Why are some things said in the book of Leviticus still taught by the Church today but others aren't?
There are two kinds of precepts in the Old Testament. Leviticus gives us many examples of both. One kind of precept or law is a ceremonial or liturgical law regarding how worship is to be carried out and by whom. All of these laws of the Old Testament have been abrogated by the worship established by Christ in the New Testament—namely, the worship that consists of the Holy Mass and the sacraments and the order established by the apostolic authority of the Church.
The other kind of law in the Old Testament regards moral precepts. These, since they regard the moral law, which is substantially the same in the Old and the New Testament, are not abrogated but rather provide a kind of sense of what the minimum might be in the moral life, with Our Savior's Sermon on the Mount providing the maximum. The penalties and ways of judging crimes that are indicated no longer bind Christians, but the moral teachings do.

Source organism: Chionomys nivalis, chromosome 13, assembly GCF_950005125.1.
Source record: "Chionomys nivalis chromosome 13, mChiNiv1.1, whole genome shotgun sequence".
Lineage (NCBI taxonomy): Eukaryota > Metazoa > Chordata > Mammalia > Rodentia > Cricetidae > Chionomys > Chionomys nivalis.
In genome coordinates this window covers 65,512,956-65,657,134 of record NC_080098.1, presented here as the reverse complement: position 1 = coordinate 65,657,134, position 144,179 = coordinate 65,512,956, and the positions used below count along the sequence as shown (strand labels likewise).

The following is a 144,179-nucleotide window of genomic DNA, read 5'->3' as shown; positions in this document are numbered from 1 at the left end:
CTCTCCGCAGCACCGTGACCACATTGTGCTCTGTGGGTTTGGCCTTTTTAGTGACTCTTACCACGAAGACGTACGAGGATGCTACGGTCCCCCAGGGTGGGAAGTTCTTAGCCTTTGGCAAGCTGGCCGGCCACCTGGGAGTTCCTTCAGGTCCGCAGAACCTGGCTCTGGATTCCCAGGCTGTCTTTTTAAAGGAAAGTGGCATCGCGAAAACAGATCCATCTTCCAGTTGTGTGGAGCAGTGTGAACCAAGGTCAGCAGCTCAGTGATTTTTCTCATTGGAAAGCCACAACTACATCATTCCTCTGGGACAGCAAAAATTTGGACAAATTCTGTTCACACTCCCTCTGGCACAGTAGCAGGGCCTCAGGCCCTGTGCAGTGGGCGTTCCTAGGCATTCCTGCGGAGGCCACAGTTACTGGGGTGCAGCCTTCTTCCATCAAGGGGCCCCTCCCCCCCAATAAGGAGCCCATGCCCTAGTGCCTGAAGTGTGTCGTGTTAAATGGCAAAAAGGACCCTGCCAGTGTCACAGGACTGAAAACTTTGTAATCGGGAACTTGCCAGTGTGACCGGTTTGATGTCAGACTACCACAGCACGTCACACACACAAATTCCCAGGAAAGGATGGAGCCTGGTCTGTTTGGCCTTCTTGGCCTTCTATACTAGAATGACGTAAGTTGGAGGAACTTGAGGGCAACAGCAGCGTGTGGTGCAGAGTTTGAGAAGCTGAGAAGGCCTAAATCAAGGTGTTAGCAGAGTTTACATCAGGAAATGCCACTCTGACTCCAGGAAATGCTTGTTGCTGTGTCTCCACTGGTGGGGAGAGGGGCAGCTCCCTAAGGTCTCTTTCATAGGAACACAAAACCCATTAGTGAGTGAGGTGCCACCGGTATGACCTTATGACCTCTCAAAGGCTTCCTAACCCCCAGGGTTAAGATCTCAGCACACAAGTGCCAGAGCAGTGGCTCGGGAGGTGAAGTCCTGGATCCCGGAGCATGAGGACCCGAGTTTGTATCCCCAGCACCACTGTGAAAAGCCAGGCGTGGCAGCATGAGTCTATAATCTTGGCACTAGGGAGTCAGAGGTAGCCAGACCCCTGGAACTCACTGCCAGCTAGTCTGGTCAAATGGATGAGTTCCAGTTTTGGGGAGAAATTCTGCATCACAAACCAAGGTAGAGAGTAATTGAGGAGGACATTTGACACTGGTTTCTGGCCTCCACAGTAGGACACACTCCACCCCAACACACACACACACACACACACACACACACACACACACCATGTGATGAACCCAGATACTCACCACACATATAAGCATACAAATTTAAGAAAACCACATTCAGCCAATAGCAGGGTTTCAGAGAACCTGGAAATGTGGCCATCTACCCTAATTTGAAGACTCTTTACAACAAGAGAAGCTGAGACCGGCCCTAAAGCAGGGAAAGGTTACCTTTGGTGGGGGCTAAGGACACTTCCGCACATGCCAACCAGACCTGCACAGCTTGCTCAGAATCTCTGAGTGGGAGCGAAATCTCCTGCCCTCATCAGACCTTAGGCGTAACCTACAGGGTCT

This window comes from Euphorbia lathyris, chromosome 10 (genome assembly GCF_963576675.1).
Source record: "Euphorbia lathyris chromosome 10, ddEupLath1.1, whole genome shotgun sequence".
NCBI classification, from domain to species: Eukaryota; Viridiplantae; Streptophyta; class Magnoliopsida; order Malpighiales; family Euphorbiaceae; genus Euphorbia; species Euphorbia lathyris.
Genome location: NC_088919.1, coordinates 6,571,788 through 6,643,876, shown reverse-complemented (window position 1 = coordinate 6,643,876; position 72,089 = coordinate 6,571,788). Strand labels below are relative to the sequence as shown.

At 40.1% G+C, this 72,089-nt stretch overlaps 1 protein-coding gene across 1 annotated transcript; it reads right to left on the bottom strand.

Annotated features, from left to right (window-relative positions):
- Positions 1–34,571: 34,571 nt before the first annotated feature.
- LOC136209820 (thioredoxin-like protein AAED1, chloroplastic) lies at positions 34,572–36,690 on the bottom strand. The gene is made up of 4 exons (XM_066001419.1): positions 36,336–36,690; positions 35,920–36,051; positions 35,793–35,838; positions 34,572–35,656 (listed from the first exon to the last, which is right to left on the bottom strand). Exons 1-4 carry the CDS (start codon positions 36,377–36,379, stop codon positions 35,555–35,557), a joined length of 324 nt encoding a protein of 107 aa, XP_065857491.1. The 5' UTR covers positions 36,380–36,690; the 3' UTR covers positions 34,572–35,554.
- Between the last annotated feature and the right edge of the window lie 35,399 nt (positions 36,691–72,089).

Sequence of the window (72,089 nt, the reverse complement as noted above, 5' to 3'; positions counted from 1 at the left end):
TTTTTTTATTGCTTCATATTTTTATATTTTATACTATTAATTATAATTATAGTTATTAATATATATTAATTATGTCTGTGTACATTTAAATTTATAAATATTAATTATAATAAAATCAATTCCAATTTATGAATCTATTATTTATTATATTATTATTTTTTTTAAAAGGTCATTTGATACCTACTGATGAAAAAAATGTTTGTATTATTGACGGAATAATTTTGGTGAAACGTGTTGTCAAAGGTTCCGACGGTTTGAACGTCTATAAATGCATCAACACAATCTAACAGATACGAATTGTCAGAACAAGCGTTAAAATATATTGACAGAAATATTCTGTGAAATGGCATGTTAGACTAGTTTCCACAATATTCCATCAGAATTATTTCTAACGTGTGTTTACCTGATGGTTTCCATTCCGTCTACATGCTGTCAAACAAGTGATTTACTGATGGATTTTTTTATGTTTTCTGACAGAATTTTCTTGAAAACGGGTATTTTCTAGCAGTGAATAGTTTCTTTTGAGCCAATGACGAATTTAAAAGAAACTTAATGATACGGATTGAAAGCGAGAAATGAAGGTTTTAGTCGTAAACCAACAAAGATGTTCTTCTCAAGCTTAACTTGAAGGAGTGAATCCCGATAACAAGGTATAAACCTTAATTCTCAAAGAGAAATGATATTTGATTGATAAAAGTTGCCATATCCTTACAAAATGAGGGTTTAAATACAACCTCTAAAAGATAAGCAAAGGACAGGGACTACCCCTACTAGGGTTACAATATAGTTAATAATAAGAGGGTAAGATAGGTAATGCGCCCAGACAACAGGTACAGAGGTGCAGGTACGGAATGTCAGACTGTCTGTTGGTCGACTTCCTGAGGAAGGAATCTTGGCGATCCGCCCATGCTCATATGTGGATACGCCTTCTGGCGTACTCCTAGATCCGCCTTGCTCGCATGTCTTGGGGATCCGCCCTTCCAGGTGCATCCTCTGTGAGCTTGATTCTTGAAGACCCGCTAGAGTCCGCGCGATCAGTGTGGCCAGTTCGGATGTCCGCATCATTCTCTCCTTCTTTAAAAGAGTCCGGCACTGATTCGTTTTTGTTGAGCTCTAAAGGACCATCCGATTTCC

So, for example, having sexual relations with a person of one's own sex is immoral in the New and the Old Law, but in the New Law we are free to determine how we should deal with this sin socially. Thus, we no longer execute persons for this sin, nor for adultery, even though in the Old Testament even lesser sins might be so severely punished. Thus, we can see how in one sense the New Covenant makes stricter demands on the moral life of the individual while being in some cases less severe in the social consequences of sin. Our Lord's encounter with the woman taken in adultery illustrates this very well. "Go and sin no more," so the same moral law; but no stoning by other sinners, so a more merciful application.